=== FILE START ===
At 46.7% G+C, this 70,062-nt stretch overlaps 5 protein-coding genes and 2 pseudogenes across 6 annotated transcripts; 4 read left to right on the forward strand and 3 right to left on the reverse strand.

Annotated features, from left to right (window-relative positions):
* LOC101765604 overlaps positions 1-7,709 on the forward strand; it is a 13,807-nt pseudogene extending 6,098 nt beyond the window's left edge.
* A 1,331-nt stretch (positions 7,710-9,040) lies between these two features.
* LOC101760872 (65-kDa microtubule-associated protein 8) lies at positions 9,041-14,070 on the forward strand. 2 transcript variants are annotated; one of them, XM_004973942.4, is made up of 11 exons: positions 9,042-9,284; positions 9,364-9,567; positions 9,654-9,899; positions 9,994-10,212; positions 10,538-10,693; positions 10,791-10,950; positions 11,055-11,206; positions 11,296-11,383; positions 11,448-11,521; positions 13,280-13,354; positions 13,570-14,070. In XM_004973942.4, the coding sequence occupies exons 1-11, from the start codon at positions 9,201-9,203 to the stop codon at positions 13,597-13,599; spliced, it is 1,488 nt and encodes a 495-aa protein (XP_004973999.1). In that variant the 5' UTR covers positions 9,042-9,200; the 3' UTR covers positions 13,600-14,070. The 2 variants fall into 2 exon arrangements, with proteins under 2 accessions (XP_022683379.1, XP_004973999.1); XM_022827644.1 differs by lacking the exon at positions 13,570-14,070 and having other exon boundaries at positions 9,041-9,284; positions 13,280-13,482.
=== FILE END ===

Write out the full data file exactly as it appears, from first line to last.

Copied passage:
At 46.7% G+C, this 70,062-nt stretch overlaps 5 protein-coding genes and 2 pseudogenes across 6 annotated transcripts; 4 read left to right on the forward strand and 3 right to left on the reverse strand.

Annotated features, from left to right (window-relative positions):
* LOC101765604 overlaps positions 1-7,709 on the forward strand; it is a 13,807-nt pseudogene extending 6,098 nt beyond the window's left edge.
* A 1,331-nt stretch (positions 7,710-9,040) lies between these two features.
* LOC101760872 (65-kDa microtubule-associated protein 8) lies at positions 9,041-14,070 on the forward strand. 2 transcript variants are annotated; one of them, XM_004973942.4, is made up of 11 exons: positions 9,042-9,284; positions 9,364-9,567; positions 9,654-9,899; positions 9,994-10,212; positions 10,538-10,693; positions 10,791-10,950; positions 11,055-11,206; positions 11,296-11,383; positions 11,448-11,521; positions 13,280-13,354; positions 13,570-14,070. In XM_004973942.4, the coding sequence occupies exons 1-11, from the start codon at positions 9,201-9,203 to the stop codon at positions 13,597-13,599; spliced, it is 1,488 nt and encodes a 495-aa protein (XP_004973999.1). In that variant the 5' UTR covers positions 9,042-9,200; the 3' UTR covers positions 13,600-14,070. The 2 variants fall into 2 exon arrangements, with proteins under 2 accessions (XP_022683379.1, XP_004973999.1); XM_022827644.1 differs by lacking the exon at positions 13,570-14,070 and having other exon boundaries at positions 9,041-9,284; positions 13,280-13,482.